As part of the 2030 Agenda for Sustainable Development, all UN member states, including Malaysia, adopted 17 sustainable development goals in 2015 – a universal call to action to protect the planet, improve lives for everyone and end poverty.
Although we may not usually associate Undi 18 with these goals, the youth population (for this article, we focus on electors) size does matter in relation to these goals, as the youth play a key role in the growth of the labour force and in the implementation of these goals.
With the implementation of Undi 18, around 7% of electors in Malaysia fall in the 18-20 age group and 29% in the 18-30 group. Not only can the youth in Malaysia contribute to sustainable development goals economically and socially, they are now also fully enfranchised and empowered to decide the country’s trajectory in the implementation of these goals.
This article focuses on the key challenges of the sustainable development goals that youth could face in the 222 parliamentary constituencies.
Before we focus on the key challenges of the sustainable development goals, we need to understand what Undi 18 and these goals are.
Undi 18 is a general term that refers to a 2019 constitutional amendment that lowered the minimum age for voters/electors from 21 to 18 and introduced automatic voter registration. This resulted in five million new voters to the electoral roll.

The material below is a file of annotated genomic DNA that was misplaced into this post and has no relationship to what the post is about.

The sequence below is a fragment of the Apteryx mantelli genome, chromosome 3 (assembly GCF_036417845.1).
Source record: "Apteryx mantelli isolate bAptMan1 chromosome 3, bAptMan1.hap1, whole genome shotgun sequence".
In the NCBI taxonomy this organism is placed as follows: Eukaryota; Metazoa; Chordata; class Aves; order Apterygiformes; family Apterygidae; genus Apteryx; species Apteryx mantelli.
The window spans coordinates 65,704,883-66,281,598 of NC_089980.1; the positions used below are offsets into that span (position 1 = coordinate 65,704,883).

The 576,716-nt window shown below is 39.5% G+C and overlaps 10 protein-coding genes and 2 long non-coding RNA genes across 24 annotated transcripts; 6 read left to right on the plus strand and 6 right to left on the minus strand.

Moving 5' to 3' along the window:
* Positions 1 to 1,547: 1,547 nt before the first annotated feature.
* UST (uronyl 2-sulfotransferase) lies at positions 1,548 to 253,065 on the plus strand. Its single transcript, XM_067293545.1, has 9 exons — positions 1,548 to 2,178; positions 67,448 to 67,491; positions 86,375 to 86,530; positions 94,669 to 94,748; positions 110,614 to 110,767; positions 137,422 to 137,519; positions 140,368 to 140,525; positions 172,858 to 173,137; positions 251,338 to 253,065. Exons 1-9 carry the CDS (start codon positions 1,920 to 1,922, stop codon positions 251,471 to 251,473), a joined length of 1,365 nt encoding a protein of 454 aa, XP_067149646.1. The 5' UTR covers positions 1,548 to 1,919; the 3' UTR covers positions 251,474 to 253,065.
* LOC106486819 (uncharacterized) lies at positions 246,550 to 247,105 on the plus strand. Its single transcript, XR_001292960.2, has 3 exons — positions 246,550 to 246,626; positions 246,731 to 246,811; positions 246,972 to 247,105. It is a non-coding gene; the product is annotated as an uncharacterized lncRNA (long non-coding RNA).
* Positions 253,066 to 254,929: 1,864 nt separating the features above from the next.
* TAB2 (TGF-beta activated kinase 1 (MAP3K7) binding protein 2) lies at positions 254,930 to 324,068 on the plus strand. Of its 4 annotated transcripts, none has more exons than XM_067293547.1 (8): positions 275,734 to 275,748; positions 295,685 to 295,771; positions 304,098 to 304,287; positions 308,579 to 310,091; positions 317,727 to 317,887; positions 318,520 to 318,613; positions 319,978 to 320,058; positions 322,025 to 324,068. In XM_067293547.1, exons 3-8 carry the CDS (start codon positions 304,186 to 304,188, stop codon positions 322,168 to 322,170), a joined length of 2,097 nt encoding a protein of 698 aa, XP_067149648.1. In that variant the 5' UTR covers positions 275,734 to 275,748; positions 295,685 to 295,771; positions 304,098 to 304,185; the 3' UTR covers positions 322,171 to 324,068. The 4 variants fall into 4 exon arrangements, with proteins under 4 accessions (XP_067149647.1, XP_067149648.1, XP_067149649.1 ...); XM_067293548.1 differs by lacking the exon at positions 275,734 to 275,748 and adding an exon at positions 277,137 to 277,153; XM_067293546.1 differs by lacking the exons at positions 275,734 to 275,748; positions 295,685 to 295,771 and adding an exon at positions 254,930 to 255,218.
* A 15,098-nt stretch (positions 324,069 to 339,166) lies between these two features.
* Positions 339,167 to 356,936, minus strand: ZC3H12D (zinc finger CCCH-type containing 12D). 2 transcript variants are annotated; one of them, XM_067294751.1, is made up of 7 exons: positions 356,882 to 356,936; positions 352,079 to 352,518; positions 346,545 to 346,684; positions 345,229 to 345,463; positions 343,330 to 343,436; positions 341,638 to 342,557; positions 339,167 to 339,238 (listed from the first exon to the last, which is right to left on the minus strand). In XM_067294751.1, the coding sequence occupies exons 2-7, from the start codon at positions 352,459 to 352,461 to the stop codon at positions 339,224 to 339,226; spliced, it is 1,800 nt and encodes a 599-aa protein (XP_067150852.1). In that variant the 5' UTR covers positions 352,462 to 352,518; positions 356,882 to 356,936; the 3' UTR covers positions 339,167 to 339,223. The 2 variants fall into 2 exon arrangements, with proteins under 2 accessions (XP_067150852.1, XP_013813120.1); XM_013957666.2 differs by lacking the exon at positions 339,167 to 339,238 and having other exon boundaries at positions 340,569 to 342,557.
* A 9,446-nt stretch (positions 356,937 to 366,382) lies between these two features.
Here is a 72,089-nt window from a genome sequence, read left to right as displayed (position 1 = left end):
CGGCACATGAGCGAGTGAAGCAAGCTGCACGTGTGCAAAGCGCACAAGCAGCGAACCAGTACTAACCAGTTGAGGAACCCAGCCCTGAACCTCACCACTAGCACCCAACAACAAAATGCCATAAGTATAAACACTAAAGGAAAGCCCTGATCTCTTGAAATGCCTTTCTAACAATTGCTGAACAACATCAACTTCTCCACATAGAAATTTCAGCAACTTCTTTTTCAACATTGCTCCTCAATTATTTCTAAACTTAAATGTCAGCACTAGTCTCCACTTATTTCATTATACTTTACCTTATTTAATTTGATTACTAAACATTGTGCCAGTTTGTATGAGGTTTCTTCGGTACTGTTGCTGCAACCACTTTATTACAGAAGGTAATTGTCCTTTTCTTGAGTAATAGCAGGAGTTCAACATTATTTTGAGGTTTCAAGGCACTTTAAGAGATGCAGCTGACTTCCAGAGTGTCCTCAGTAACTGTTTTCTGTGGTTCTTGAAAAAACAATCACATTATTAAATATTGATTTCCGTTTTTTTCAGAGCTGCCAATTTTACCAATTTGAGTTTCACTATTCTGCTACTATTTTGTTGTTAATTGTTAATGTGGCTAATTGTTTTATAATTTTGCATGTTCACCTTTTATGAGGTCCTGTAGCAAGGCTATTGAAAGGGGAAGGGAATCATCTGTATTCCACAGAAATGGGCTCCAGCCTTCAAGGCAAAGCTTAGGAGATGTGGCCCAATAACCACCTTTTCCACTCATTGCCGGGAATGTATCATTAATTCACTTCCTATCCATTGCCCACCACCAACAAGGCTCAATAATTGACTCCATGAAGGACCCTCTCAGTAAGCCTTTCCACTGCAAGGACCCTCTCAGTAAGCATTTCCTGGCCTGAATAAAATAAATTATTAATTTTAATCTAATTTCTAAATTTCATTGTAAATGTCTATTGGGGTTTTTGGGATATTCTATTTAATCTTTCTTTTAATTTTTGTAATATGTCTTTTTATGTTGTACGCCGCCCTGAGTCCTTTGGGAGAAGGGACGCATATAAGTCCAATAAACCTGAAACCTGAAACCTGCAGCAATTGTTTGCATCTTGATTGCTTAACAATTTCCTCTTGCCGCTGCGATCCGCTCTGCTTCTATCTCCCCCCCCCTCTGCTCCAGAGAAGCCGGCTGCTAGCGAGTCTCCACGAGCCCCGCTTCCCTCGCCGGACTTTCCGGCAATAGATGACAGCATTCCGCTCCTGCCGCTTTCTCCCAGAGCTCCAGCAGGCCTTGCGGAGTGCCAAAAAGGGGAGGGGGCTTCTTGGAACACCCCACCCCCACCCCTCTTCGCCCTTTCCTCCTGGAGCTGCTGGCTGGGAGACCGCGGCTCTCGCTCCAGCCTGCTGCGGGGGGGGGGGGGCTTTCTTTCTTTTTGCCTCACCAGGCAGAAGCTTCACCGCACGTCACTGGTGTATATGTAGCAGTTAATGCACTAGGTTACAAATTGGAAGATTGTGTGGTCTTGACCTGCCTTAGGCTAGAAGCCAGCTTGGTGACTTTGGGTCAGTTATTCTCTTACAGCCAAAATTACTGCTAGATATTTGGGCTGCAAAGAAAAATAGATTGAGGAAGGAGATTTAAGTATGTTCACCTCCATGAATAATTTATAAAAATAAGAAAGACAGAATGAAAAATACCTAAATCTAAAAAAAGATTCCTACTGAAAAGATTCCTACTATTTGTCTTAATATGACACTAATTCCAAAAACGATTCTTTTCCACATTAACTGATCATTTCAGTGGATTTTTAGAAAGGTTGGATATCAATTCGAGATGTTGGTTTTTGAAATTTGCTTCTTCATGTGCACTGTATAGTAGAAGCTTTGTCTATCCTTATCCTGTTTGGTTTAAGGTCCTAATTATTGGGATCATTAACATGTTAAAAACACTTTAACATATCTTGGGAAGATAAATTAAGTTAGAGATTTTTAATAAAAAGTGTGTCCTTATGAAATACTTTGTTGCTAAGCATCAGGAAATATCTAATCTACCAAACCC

Prior to Undi 18, nearly half of Malaysians between 21 and 30 did not register themselves as voters.
As for the 17 sustainable development goals, they call upon all countries to end poverty and hunger (people), protect the planet from degradation (planet), bring prosperity for all (prosperity), promote peace and inclusive societies (peace) and work in global solidarity to implement the 2030 agenda (partnership).
For this article, we will focus on a few challenges of the sustainable development goals – the indicators for unemployment, inequality and poverty.
Under Goal 8 – Decent work and economic growth, one target (8.5) is for countries to achieve full employment for all people and equality of pay for work of equal value.
One way to measure the success of this target is indicator 8.5.2 – the unemployment rate by sex, age and persons with disabilities.
If we were to use the United Nations Economic and Social Commission of Asia Pacific (Unescap) desired national unemployment rate threshold of 2.6%, only 17 parliamentary constituencies in Malaysia have unemployment rates lower or equal to 2.6%.
Ten constituencies have 25-30% of the electorate who are youth.
While other factors underpin the variation of unemployment, constituencies with over 35% of youth electors – 14 such constituencies – have an unemployment rate of 6.3% on average, compared to the national unemployment rate of is 3.3% (2019).
The majority of these 14 constituencies are found in Sabah, followed by Selangor. These constituencies are a mixture of urban and rural seats. Noticeably, the Sabah constituencies have an average unemployment rate of 8.3%.
For Goal 10 – Reduced inequalities, the Sustainable Development Report (which measures the progress of countries in achieving these goals) outlines an indicator to measure inequality, the Gini coefficient. This index is used to estimate how far a country’s income distribution deviates from perfectly equal distribution.